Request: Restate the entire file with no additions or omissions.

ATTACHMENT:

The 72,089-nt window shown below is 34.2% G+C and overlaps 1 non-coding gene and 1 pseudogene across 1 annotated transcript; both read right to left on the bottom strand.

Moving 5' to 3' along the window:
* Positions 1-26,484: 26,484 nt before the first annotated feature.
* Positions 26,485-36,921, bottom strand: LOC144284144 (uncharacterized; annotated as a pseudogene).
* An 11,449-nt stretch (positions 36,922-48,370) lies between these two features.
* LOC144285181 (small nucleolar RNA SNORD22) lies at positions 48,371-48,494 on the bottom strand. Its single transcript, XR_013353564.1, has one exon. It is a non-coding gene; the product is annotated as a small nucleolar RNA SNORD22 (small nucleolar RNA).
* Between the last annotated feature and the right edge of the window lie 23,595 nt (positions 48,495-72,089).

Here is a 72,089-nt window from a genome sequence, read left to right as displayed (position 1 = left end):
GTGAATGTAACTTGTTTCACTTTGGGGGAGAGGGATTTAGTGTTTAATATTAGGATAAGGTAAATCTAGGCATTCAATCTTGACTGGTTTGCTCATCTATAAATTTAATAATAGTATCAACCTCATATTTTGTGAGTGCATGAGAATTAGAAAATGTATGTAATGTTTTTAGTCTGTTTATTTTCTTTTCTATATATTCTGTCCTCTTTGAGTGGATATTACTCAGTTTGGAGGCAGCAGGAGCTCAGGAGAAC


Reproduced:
The 72,089-nt window shown below is 34.2% G+C and overlaps 1 non-coding gene and 1 pseudogene across 1 annotated transcript; both read right to left on the bottom strand.

Moving 5' to 3' along the window:
* Positions 1-26,484: 26,484 nt before the first annotated feature.
* Positions 26,485-36,921, bottom strand: LOC144284144 (uncharacterized; annotated as a pseudogene).
* An 11,449-nt stretch (positions 36,922-48,370) lies between these two features.
* LOC144285181 (small nucleolar RNA SNORD22) lies at positions 48,371-48,494 on the bottom strand. Its single transcript, XR_013353564.1, has one exon. It is a non-coding gene; the product is annotated as a small nucleolar RNA SNORD22 (small nucleolar RNA).
* Between the last annotated feature and the right edge of the window lie 23,595 nt (positions 48,495-72,089).

Here is a 72,089-nt window from a genome sequence, read left to right as displayed (position 1 = left end):
GTGAATGTAACTTGTTTCACTTTGGGGGAGAGGGATTTAGTGTTTAATATTAGGATAAGGTAAATCTAGGCATTCAATCTTGACTGGTTTGCTCATCTATAAATTTAATAATAGTATCAACCTCATATTTTGTGAGTGCATGAGAATTAGAAAATGTATGTAATGTTTTTAGTCTGTTTATTTTCTTTTCTATATATTCTGTCCTCTTTGAGTGGATATTACTCAGTTTGGAGGCAGCAGGAGCTCAGGAGAAC